I want to protect him from the world: Vidhu Vinod Chopra


By Hindustan Times

Vidhu Vinod Chopra is keeping the little ‘hero’ of his cricket-centric film, Ferrari Ki Sawaari, strictly under wraps. The film’s first teaser was unveiled along with last year’s Christmas attraction, Don 2, but the boy wonder still remains a nameless entity. No wonder, since his name doesn’t
feature in the credits yet. And no media interactions or photo sessions are accepted till the movie’s release on April 27.

“I want to protect him from the world. I don’t want an innocent mind to be corrupted by the sudden attention and end up selling everything from soap to cereals. Kids should be treated like kids and not young adults,” says Vinod, himself a concerned parent.

Ferrari Ki Saawari revolves around an eight year old’s dreams of playing at Lord’s some day. Vinod admits that he must have ‘looked’ at over 1,000 boys while scouting for his star. “I went as far as the cricket academy in Dehradun and Roger Binny’s academy in Bangalore but somehow none of them matched up,” the writer-producer reminisces.

Eventually, his ‘hero’ was spotted at a McDonald’s outlet in Mumbai by one of the assistants of debutant director Rajesh Mapuskar. “The child, who is nine, was with his mother and when Raju’s assistant approached her with the offer of a film role, she tagged him as a pest and asked him to stay away,” Vinod recalls with a laugh.

Fortunately for him, the assistant had the presence of mind to mention that to the agitated lady that the movie was a Vinod Chopra Films production and even managed to slip her a number in case she decided to bring her son over for a ‘test’. Back in the office, he clued in Rajesh’s secretary, Smita, about the ‘perfect’ child he’d discovered and told her, fingers crossed, to expect a call.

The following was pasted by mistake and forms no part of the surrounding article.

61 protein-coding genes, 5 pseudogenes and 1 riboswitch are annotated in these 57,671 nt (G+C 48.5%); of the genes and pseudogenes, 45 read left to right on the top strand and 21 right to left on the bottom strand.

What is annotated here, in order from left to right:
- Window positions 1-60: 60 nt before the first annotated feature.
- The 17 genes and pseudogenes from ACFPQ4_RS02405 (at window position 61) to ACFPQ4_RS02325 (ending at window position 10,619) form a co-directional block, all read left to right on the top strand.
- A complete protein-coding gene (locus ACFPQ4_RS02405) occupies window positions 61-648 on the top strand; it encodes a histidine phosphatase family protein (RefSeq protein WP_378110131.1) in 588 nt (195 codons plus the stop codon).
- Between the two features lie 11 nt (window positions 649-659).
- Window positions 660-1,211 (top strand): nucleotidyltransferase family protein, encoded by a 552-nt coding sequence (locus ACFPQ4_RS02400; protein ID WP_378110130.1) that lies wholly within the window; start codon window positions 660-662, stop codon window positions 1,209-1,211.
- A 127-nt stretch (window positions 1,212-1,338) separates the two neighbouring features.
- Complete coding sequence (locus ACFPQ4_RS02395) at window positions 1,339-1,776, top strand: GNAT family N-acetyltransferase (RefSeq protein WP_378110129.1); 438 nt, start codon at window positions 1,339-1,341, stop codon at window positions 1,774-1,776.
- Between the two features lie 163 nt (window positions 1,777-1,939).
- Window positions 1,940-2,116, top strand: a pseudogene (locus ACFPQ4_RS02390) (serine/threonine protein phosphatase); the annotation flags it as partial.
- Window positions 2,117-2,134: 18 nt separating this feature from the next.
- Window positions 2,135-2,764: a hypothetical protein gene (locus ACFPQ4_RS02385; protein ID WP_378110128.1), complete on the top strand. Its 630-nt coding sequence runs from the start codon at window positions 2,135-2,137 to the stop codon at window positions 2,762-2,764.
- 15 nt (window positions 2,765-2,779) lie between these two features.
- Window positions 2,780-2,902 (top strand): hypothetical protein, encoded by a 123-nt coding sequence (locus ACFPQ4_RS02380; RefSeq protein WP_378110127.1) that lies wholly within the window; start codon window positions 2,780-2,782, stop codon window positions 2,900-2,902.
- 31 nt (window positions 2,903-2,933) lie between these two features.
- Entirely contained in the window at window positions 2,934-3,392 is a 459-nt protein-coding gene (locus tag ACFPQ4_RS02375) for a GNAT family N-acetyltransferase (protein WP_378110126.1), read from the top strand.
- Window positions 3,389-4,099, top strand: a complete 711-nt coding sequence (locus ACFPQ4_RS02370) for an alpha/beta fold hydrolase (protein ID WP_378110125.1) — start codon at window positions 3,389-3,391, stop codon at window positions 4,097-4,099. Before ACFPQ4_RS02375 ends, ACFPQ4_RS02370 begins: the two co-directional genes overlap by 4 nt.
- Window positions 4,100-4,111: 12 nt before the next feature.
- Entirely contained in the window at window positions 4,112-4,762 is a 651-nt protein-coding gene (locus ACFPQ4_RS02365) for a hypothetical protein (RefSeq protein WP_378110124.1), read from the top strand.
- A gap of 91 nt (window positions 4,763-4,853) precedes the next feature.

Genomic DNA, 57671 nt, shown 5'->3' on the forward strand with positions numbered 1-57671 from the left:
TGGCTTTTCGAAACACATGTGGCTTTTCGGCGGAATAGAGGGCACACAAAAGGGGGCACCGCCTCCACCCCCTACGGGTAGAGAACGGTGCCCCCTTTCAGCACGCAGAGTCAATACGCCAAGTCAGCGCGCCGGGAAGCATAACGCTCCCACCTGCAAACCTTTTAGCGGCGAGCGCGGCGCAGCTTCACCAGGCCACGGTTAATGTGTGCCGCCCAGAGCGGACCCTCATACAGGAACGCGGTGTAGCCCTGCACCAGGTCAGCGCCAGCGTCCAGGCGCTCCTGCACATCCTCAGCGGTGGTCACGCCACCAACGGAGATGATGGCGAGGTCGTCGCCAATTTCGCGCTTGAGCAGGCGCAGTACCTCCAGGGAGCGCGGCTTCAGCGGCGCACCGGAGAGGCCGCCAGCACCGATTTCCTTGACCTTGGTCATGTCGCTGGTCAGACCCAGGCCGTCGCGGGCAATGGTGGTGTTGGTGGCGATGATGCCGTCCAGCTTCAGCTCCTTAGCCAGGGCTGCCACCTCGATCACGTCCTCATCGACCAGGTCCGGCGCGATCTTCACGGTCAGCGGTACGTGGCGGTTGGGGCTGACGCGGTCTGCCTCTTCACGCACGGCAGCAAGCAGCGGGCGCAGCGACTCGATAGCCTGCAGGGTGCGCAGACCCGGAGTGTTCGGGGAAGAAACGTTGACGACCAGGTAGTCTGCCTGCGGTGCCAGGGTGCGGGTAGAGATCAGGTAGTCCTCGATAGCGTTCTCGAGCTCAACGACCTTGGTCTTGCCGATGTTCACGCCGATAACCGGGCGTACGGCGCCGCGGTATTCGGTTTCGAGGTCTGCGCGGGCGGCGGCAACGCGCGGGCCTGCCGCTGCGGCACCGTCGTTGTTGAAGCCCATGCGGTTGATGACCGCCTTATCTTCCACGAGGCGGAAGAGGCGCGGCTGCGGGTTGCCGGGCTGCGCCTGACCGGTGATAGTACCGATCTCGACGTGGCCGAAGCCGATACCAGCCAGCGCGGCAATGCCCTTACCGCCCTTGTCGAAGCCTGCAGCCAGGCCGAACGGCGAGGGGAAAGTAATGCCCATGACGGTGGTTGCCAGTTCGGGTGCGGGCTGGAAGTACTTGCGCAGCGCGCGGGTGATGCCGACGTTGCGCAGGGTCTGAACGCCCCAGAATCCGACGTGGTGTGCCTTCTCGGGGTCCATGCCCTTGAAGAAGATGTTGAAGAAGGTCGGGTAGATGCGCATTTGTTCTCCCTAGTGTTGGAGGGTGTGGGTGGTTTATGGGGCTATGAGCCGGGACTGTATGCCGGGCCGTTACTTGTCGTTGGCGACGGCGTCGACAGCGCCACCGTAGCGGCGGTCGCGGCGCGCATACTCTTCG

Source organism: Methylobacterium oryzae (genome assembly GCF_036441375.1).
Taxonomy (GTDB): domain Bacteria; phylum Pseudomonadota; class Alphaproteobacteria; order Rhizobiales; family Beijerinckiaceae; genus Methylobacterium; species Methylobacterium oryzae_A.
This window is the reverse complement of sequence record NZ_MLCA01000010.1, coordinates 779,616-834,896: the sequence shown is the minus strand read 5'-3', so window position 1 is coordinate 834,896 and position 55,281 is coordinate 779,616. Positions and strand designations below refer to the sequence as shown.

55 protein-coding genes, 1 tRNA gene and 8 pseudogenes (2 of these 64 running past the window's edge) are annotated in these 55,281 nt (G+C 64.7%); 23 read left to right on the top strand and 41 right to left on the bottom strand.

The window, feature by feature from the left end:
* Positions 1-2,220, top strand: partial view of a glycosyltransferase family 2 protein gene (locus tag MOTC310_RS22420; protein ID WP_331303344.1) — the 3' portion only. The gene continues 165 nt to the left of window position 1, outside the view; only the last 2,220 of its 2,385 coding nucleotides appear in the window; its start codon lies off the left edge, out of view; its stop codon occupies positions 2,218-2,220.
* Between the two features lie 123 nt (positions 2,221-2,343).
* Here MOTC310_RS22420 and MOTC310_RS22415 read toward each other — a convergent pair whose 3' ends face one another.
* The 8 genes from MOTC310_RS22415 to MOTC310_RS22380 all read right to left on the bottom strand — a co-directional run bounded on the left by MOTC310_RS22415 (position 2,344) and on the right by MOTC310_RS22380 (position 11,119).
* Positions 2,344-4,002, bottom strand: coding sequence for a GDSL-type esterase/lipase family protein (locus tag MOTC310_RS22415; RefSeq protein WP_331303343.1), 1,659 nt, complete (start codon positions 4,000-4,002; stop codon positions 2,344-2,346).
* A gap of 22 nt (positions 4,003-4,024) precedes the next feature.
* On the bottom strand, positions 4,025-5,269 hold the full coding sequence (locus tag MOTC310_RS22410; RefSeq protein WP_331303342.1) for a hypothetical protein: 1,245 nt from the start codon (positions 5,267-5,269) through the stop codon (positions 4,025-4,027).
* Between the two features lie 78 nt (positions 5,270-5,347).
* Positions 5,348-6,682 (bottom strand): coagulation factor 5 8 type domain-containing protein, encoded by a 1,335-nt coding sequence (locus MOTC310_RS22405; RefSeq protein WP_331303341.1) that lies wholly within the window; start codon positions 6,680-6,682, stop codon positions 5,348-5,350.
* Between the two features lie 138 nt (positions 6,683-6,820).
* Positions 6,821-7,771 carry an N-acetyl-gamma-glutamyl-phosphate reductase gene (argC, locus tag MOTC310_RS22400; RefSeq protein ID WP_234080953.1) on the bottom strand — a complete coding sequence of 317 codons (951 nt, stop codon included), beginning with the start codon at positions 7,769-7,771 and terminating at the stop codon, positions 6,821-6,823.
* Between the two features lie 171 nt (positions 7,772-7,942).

Later that evening, the boy’s mother told her husband about the strange encounter. Initially, the offer was dismissed as bakwas (rubbish) but on second thoughts, the couple decided to call the number to see if it was for real. Smita told them that they were auditioning children at the office and invited them for a visit.

They did, on the day when 20 other children were in a workshop. He didn’t join the group the first day but eventually enrolled for the workshop and soon was in the driving seat of a snazzy Ferrari. “He’s super!” says an excited Vinod, careful not to mention his actor’s name, “but he doesn’t know it, not having seen a single frame of the film yet.”

The filmmaker remembers that when they were auditioning for the role of Chatur in 3 Idiots (2009), Omi Vaidya was the only actor who didn’t know a word of Hindi. So, when he had to say, “Mujhe paani do” (Give me some water), he held up two fingers because in his mind ‘do’ was two and not give. And that was what worked for him.

“All through the making of the film, no one spoke to Omi or taught him a word of Hindi and that was what made his performance so real. I’m hoping to keep my new discovery just as natural,” reasons Vinod. “It still seems incredible that after searching for him all over the country, I found my sawaari (ride) in McDonald’s in Mumbai, may be in Dombivilli or was it Andheri?”